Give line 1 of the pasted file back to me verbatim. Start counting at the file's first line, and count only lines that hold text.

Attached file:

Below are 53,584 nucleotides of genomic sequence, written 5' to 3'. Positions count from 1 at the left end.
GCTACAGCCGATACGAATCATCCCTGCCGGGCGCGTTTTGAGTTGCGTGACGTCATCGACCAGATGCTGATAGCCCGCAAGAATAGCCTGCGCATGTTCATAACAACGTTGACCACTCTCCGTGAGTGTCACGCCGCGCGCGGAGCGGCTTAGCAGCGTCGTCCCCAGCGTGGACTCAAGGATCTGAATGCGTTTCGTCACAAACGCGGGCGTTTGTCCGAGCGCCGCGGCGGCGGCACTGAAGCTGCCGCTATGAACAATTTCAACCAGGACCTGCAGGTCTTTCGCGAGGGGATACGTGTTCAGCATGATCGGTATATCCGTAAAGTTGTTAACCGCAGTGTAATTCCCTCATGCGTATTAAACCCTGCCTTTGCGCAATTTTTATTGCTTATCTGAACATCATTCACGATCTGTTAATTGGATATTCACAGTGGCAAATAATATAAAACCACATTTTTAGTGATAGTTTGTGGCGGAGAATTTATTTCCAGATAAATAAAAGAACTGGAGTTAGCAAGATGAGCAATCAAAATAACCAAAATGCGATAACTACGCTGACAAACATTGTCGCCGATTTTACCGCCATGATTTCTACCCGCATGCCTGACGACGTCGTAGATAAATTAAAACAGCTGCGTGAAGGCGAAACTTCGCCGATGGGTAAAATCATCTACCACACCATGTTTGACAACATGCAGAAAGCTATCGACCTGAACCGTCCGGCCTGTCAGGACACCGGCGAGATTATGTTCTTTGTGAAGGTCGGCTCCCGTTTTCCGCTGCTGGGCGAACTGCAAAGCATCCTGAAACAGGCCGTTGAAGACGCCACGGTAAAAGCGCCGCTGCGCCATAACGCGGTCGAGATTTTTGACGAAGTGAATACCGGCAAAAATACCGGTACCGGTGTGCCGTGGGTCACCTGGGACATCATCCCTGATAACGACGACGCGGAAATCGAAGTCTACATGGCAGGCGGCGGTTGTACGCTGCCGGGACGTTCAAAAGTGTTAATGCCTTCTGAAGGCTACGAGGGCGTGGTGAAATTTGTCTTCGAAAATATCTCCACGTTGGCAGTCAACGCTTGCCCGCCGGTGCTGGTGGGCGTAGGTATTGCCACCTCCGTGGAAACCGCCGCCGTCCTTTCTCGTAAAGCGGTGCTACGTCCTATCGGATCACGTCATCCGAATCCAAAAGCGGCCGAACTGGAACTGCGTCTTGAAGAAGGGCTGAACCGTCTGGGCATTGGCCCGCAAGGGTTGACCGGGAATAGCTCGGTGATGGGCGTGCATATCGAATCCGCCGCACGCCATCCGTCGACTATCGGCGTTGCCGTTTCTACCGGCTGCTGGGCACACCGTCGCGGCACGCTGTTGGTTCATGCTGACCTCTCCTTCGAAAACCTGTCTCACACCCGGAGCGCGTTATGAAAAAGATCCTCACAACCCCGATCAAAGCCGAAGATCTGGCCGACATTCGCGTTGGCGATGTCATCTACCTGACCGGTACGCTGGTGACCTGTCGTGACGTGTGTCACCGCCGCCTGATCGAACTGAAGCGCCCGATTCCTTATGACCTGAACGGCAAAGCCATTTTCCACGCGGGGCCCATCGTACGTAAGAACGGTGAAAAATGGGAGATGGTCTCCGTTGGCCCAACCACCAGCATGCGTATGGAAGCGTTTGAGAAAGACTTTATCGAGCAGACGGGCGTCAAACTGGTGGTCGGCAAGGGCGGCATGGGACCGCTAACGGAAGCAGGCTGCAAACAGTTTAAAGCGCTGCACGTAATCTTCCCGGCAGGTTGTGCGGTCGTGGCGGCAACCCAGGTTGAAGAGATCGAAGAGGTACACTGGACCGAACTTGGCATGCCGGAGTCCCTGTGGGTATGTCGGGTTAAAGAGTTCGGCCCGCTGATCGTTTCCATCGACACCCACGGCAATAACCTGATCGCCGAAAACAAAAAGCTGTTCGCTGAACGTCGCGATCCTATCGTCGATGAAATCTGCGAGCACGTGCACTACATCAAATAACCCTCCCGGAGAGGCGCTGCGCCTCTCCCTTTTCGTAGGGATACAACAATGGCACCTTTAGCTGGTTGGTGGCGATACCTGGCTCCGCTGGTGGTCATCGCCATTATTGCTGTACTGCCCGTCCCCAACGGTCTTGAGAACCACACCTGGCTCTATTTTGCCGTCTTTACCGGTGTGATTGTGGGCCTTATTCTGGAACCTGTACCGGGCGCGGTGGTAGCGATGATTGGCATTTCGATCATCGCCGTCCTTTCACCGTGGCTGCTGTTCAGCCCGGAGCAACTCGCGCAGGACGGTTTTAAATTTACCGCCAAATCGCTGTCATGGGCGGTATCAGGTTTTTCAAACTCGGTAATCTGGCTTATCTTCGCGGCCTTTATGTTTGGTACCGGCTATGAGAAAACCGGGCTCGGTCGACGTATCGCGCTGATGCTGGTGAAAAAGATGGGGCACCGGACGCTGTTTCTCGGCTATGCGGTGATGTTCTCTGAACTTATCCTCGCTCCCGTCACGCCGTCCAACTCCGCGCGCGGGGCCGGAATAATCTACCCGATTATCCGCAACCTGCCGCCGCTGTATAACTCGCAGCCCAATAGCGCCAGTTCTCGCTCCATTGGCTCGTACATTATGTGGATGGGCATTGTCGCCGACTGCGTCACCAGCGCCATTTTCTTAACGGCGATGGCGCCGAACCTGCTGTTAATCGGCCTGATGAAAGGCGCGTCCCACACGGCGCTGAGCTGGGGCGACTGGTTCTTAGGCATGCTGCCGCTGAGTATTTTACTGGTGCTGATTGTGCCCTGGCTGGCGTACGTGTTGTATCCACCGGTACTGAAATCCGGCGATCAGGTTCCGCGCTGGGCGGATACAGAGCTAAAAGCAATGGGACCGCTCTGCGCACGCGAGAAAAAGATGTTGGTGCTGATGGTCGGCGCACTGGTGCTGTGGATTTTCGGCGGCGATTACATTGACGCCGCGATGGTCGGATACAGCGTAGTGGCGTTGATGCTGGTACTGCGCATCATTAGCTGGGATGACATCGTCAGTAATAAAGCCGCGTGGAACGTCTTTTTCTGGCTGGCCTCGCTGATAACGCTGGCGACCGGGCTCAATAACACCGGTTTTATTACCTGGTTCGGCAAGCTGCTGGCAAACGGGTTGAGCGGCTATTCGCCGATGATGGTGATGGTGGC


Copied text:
Below are 53,584 nucleotides of genomic sequence, written 5' to 3'. Positions count from 1 at the left end.